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Me and my partner

By The Drum, Administrator

December 3, 2003 | 5 min read

Ali and Martin go for a stroll.

Martin on Ali

When Ali had her wages docked, for the cost of damage to NHS property, viz. one telephone handset, I realised our relationship had moved on to a new level.

Obviously, damage would have been minimised had the handset reached its intended target, me, but no-one could accuse Ali of being indifferent in her opinions.

Good business partnerships require a matching of independent spirits. Who needs someone who will agree with all your great insights into the human condition? You can get that working on your own.

Ali’s expensive public school education left her with a less than deferential attitude to authority, so when I hired her in 1995 I quickly realised we had to establish a partnership based on respect. She questioned everything. Usually, she was wrong. But when she was right, disaster was avoided.

But good partnerships need matched attributes as well as constant interrogation. Ali is impulsive where I am inert. She can establish an immediate empathy with people while I need a good five years. Without my caution we’d be constantly duped by charlatans. If it was left to me, we’d never meet anyone new. Not that I’m introverted, but the gift of instant rapport is Ali’s contribution to Western civilisation. Of course, once people have seen through that surface charm, I’m there for the long term. But, above all, Ali has the two key characteristics for anyone in our business; bravery and determination.

In the years when we built up the HEBS brand, I did the advertising and Ali did the PR and these demarcation lines blurred in a way that led to great work. I couldn’t have done it on my own.

We’ve known good times and we’ve known difficult times. In the public sector we don’t have bankruptcy and mergers, God has given us restructure and policy review instead. The results are often similar.

One of the most difficult things about a good partnership is preserving its essence while integrating it into a wider team. When we doubled the size of the communications unit in 2001 it was hard for us to admit Justine and Danielle actually made the work better, but they did.

Ultimately, there’s a recognition that two sets of complementary skills are not enough to cover all the eventualities.

But when it comes to covering the ground quickly, debating the issue and taking action in the 15 minutes (if you’re lucky) available in PR you can’t go to a committee. At these times intuitive understanding comes into its own.

Ultimately, good partnerships in business are about recognising your limitations and finding someone with complementary strengths. And that’s worth the odd missile.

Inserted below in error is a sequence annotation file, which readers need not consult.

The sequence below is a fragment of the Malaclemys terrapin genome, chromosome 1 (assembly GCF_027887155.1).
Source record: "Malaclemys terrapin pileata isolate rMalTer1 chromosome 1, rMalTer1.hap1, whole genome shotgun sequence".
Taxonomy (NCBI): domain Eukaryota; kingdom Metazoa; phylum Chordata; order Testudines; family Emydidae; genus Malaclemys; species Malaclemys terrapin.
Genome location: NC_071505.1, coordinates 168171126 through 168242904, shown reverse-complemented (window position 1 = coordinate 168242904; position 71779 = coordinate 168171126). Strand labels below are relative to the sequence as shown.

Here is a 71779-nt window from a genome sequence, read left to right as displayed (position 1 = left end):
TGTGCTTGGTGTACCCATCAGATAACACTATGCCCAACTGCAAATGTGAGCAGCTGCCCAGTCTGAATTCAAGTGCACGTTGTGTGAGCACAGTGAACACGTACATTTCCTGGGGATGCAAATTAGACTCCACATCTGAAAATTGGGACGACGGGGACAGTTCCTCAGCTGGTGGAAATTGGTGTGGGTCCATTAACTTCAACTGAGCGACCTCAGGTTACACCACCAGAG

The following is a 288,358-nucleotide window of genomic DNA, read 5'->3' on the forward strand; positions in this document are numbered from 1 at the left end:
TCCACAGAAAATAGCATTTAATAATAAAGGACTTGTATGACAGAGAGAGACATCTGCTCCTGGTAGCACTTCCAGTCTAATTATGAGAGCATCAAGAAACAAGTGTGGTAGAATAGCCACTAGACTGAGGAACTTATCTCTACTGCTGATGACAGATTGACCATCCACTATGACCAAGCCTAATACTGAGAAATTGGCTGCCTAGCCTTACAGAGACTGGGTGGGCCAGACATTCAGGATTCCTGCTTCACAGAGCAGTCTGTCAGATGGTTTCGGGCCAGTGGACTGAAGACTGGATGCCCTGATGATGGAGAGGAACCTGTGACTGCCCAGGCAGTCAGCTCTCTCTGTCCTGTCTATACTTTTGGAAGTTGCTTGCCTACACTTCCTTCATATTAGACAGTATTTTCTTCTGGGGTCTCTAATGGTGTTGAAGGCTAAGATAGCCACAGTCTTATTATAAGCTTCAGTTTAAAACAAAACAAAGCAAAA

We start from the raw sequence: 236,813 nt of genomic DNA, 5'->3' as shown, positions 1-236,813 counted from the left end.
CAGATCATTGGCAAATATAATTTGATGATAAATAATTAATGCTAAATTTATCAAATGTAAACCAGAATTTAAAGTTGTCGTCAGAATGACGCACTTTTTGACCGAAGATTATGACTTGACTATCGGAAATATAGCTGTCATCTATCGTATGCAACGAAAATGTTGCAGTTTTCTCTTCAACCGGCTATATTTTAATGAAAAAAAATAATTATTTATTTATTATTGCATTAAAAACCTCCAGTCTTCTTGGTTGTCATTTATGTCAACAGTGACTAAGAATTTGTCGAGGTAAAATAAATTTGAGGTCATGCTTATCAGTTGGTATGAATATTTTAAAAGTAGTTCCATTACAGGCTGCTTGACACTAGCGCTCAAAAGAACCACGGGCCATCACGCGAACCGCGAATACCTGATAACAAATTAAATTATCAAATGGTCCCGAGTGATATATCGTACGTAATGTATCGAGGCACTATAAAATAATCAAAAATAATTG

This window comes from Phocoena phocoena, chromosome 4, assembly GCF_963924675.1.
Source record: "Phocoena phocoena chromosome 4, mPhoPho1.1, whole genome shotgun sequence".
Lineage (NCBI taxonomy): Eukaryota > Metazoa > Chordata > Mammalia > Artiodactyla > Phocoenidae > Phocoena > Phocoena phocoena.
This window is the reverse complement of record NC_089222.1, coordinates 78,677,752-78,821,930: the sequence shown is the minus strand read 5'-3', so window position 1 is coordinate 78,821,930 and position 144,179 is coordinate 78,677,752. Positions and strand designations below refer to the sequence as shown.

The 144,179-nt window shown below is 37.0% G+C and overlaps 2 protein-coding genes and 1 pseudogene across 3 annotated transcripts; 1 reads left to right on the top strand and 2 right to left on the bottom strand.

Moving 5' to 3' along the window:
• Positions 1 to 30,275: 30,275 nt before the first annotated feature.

Ali on Martin

Predictably, Martin has finished his piece and I’m starting mine a week later. This story begins for me in 1995 when I was drawn to applying for a post at HEBS because of the absolutely stunning and compelling TV advertising. (It certainly wasn’t for the pay.) It was a chance to work at the nerve centre of something I perceived as being very special.

When offered the job, I didn’t hesitate. Having assisted Jim Faulds, a notorious (in the nicest possible way, Jim) slave driver, I was hoping for a more comfortable billet. Actually, I began to work harder than I’d ever worked before.

Martin expects everyone who works for him to be completely and utterly focused on the communications output, dedicated, like him, to excellence. “Everything that comes out of this office must be perfect.” (Pity about the shirts then.)

In reality, the relationship is symbiotic; I finish all Martin’s sentences for him and he doesn’t let me interrupt. In the end we were forced to buy and fight over a mechanical hailer, which yelled “shut up and listen!” We still sometimes don’t, simply because we just know what the other one is going to say. These shouting scenarios arise only because we’re passionate about the work and care enough to fight over the approach if we don’t agree. Nothing would be easier than to say OK and slope off home at 5pm. It doesn’t happen.

I feel privileged to have worked with one of the most intelligent, analytical yet creative people in marketing in Scotland. Having great ideas is the easy bit; turning them into reality is where the tears and toil come in. What I’ve learnt from Martin is to stop and think, to look for the downsides of any action as well as the upsides. Sounds defensive and cautious, but it’s your money we’re spending and we like to get best value.

Born on 20 September, Martin is a true Virgo, perfectionist, ultra-critical, with an absolute talent for spotting a mistake. But he’s also a good boss – loyal, supportive, with a willingness to compromise (once you’ve set fire to his office). He performs well on radio and TV, which makes selling stories to the media a positive experience. He strongly feels that accessibility and flexibility are key factors in developing a good relationship with the press.

The advertising account is with The Bridge and Feather Brooksbank is our media buyer. Together we have won many prestigious awards – it’s been an honour to be a part of it. It’s no accident that our research shows that Health Scotland’s advertising comes across as “authoritative, friendly, non-judgemental, non-finger wagging and supportive – a friend” – Martin’s character exactly, apart from the finger wagging.


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